I recently asked the question at Ethika Politika, “Which Capitalism?” (also the title of my article), and I followed it up with a related question here regarding the relationship between distributism and capitalism (is the former a form of the latter?). In addition, Jordan Ballor reflected last week on the different orientation of definitions of capitalism and socialism, observing, “One definition [i.e. capitalism] is focused on structure, the other [i.e. socialism] is connected with moral ideals.”
Google Chairman Eric Schmidt defended the company’s practices [of taking certain tax exemptions], saying:
We pay lots of taxes; we pay them in the legally prescribed ways…. I am very proud of the structure that we set up. We did it based on the incentives that the governments offered us to operate.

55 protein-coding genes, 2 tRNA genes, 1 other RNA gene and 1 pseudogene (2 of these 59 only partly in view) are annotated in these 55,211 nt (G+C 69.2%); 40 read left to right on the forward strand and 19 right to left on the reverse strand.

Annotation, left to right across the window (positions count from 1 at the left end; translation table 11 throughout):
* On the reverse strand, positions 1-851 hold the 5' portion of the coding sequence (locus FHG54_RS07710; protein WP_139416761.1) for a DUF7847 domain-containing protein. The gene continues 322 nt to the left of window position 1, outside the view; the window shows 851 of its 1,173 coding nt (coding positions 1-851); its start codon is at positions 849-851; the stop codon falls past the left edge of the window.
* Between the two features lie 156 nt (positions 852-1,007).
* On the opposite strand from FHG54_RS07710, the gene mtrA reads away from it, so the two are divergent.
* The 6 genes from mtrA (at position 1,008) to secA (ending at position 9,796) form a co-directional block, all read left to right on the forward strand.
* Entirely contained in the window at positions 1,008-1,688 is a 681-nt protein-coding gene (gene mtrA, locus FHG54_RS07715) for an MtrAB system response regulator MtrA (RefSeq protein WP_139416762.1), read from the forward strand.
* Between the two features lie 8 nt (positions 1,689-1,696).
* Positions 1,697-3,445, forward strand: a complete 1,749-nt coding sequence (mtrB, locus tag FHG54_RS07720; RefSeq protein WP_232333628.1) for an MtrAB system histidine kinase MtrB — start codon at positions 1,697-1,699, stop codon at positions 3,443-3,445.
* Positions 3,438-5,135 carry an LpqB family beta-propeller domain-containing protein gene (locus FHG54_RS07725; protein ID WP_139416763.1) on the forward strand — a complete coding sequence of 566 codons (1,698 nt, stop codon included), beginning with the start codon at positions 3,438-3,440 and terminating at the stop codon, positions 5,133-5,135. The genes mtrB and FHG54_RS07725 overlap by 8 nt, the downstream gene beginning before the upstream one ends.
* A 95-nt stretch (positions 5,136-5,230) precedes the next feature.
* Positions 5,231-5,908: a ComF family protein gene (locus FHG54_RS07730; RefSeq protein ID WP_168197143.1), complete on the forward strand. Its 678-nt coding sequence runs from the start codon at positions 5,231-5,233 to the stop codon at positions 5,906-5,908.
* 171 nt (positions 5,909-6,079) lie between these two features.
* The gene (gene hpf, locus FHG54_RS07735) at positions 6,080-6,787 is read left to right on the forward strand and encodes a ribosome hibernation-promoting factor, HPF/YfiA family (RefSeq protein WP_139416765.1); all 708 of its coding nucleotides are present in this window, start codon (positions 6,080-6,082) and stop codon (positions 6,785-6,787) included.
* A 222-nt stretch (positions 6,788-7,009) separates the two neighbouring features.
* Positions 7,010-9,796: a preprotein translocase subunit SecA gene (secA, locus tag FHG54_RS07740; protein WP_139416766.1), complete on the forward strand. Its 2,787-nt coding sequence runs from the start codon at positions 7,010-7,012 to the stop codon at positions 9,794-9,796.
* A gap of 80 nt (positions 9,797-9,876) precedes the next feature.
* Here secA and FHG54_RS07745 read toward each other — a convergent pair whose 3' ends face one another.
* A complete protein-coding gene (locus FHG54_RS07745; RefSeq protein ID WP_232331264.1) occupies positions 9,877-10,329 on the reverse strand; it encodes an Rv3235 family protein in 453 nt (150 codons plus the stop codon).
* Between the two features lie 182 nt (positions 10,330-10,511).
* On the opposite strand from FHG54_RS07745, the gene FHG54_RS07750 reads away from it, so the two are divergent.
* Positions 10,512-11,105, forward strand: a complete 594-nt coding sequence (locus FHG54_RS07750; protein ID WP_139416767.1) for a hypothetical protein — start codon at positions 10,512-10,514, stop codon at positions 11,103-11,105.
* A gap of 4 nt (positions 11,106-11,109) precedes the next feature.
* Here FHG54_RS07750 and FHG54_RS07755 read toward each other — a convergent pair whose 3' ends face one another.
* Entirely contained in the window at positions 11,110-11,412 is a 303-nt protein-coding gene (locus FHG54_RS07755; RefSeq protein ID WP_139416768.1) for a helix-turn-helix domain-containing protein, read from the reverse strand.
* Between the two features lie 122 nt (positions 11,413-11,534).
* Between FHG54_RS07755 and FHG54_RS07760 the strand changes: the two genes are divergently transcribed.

So far so good. He didn’t make the rules that privilege his firm, but he will avail himself of these privileges when offered. I can sympathize. I oppose the mortgage interest deduction but still take it every April. Schmidt’s next statement, however, is about as far from the mark as one can get:
It’s called capitalism…. We are proudly capitalistic. I’m not confused about this.
A quick lesson for Mr. Schmidt: genuine capitalism is about competing on a level playing field for customer dollars. If you offer a superior product or service, customers will reward you by voluntarily parting with their money in exchange for what you offer. (more…)